Patrick Joseph StrayerStaff Sergeant
C TRP, 3RD SQD, 4TH CAV RGT, 25 INF DIV
Army of the United States
11 June 1943 - 31 January 1968
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The database page for Patrick Joseph Strayer
About five years after your Dad's death I stopped for a visit in Cleveland. You were about six or seven years old. You asked me "What was my Daddy like?" and was I his high school friend? I didn't know what to tell you at that time or what your age would allow you to understand. Now I've lost contact with you and your family after these many years but I still want to answer your questions.
Let me tell you about your father, you already know his military record, and he was every bit a hero. No, Colleen, I did not go to high school with him, but I can still tell you what he was like. We were both stationed at Fort Knox, Kentucky, where you were born. Pat and I were both in the Army for about eight years or so. Your mom and my wife were friends and your dad and I were the very best of friends. I believe we are only given one true friend in life, all others are just acquaintances. I knew your dad four or five years before you were born. What was he like? He was very proud the day you were born. I was in your house, at a party, and your entrance broke the party up real fast. That was the night you were born.
Patrick and I spent every free minute together hunting and fishing. We would take our old dogs out all day. Your dad's dog was named Toby, he was a bird dog, and I had a beagle (rabbit dog) named Traveler after Robert E. Lees' famous horse. We would go for the weekend camping and fishing. We would sit up all night with a little bourbon, our fishing poles and the dogs. We really didn't care if we caught any fish. We just talked, joked around, told stories and planned for the future.
We planned to finish our enlistments and give the Army up. We talked about moving to Idaho. We heard of the good fishing, hunting and jobs out there. Your Dad loved to play practical jokes and your Mom was usually at the butt end of those jokes.
Pat could see things around him that I never noticed. I guess he had so much feeling for his fellow man. One day a few weeks before Christmas, we had been deer hunting off post, we stopped at a bar for sandwiches and beer. It was cold and snowing. There was a car in the parking lot with three little children in it. Your Dad noticed this while I just walked by, do you see what I mean. Well, we went in the bar, there were three civilians, drinking at the bar. Your Dad asked who's car it was... Well, there are three Kentucky civilians who will not forget your Dad or ever leave children to freeze in a car again.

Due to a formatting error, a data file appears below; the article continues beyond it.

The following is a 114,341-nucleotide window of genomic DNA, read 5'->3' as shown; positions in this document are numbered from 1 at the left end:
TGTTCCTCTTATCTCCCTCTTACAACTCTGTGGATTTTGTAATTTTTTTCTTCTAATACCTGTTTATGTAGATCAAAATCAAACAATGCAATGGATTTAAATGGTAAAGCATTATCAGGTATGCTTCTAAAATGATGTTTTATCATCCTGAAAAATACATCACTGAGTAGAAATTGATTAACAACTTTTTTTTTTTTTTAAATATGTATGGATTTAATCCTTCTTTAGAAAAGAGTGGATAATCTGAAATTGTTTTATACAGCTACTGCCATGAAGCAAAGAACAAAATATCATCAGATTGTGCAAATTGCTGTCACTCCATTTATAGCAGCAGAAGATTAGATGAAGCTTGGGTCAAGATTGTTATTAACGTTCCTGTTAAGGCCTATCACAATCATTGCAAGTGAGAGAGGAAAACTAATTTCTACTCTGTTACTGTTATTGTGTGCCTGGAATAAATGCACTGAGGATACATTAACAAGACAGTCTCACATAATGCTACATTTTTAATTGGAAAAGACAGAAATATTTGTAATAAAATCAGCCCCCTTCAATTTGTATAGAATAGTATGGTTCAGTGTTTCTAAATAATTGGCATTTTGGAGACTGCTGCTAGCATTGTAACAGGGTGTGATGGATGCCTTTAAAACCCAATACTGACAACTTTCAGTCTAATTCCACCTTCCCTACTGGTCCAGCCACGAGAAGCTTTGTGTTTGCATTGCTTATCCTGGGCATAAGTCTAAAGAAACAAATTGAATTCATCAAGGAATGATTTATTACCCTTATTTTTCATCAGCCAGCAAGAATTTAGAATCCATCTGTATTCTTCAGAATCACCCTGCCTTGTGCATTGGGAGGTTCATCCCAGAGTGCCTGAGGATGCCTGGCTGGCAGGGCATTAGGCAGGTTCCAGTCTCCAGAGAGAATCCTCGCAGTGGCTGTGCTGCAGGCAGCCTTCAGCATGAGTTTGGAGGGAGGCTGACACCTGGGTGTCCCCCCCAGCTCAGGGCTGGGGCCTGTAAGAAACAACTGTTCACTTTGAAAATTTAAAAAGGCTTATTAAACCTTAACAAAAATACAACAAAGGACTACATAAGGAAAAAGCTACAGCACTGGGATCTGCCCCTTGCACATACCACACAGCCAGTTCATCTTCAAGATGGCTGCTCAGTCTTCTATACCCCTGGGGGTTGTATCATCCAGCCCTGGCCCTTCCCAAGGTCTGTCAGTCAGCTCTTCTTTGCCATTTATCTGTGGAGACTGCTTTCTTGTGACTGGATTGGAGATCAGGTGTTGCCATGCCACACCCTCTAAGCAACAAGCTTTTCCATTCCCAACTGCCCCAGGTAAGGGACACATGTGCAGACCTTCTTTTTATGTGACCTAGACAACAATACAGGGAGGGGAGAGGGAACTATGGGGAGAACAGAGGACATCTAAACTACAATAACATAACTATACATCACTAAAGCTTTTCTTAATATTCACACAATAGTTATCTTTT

The day Pat left for Nam he gave me a few things to keep for him. To this day, I still have them. If you ever read this letter I would like for you to have those things back. They belong to you. I loved your Dad more than any man or person in my family. He has been my only friend. I have never hunted again. I tried fishing but it was just not the same.
If you ever see this letter you may contact me and I would be proud to tell you all about your Dad.
I was supposed to be your godfather and my ex-wife to be your godmother. Since I was not Catholic the church would not allow this. That really hurt your Dad, he really wanted me to be your godfather. I never had any children. I did take a discharge from the Army after Nam and nine years military service but I never moved to Idaho. I now live in the Tennesee Mountains. I guess this is as close to Idaho as I will ever be.
This note is to Pat's daughter, Colleen.
I am your Uncle Carl Estenik. Your dad and I and your Uncle John pretty much grew up together in Cleveland. Pat and I both went into the Army at about the same time and we both ended up in viet Nam.
I was lucky enough to be able to spend some time with your dad while we were in country. He was a really fine guy and a lot of fun to be around.
I am now living in St. Petersburg, Florida. You can e-mail me at email@example.com.
A Note from The Virtual WallOn 31 Jan 1968, Charlie Troop, 3/4th Cav, provided a reaction force in support of Tan Son Nhut Air Base. The after-action report states what happened in typically sterile military language:
"On 31 January Troop C (-) reacted to Tan Son Nhut Air Base. The Troop was ambushed outside gate 051. The Squadron reacted with Troop D and Troop B (+). The results of action was 3 APC completely lost, 1 Tank completely lost, 7 APC damaged, 14 US KHA, 64 US WHA, 309 VC KIA (BC), 24 VC PW ..."The Charlie Troop casualties were
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With all respect
Jim Schueckler, former CW2, US Army
Ken Davis, Commander, United States Navy (Ret)
Channing Prothro, former CAP Marine
Last updated 08/10/2009